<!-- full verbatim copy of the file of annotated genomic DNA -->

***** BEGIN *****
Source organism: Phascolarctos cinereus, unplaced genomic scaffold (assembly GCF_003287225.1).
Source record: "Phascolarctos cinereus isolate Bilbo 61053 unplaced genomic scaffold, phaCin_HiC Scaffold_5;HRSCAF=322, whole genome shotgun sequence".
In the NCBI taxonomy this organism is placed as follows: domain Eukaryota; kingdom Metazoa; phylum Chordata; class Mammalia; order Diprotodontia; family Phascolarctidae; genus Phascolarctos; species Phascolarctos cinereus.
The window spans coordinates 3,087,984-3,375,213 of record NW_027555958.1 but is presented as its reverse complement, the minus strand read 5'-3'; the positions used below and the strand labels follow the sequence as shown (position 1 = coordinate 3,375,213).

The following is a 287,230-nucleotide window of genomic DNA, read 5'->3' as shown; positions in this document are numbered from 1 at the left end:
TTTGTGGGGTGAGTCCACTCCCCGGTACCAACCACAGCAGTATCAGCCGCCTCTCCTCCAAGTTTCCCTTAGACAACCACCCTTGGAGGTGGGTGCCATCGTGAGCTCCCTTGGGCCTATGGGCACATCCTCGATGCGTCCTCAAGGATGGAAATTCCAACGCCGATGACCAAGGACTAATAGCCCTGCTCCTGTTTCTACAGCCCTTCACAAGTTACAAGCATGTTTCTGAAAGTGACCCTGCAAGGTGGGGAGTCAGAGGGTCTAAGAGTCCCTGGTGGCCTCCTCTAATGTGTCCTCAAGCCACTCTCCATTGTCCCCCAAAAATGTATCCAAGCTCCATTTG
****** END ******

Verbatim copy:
Source organism: Phascolarctos cinereus, unplaced genomic scaffold (assembly GCF_003287225.1).
Source record: "Phascolarctos cinereus isolate Bilbo 61053 unplaced genomic scaffold, phaCin_HiC Scaffold_5;HRSCAF=322, whole genome shotgun sequence".
In the NCBI taxonomy this organism is placed as follows: domain Eukaryota; kingdom Metazoa; phylum Chordata; class Mammalia; order Diprotodontia; family Phascolarctidae; genus Phascolarctos; species Phascolarctos cinereus.
The window spans coordinates 3,087,984-3,375,213 of record NW_027555958.1 but is presented as its reverse complement, the minus strand read 5'-3'; the positions used below and the strand labels follow the sequence as shown (position 1 = coordinate 3,375,213).

The following is a 287,230-nucleotide window of genomic DNA, read 5'->3' as shown; positions in this document are numbered from 1 at the left end:
TTTGTGGGGTGAGTCCACTCCCCGGTACCAACCACAGCAGTATCAGCCGCCTCTCCTCCAAGTTTCCCTTAGACAACCACCCTTGGAGGTGGGTGCCATCGTGAGCTCCCTTGGGCCTATGGGCACATCCTCGATGCGTCCTCAAGGATGGAAATTCCAACGCCGATGACCAAGGACTAATAGCCCTGCTCCTGTTTCTACAGCCCTTCACAAGTTACAAGCATGTTTCTGAAAGTGACCCTGCAAGGTGGGGAGTCAGAGGGTCTAAGAGTCCCTGGTGGCCTCCTCTAATGTGTCCTCAAGCCACTCTCCATTGTCCCCCAAAAATGTATCCAAGCTCCATTTG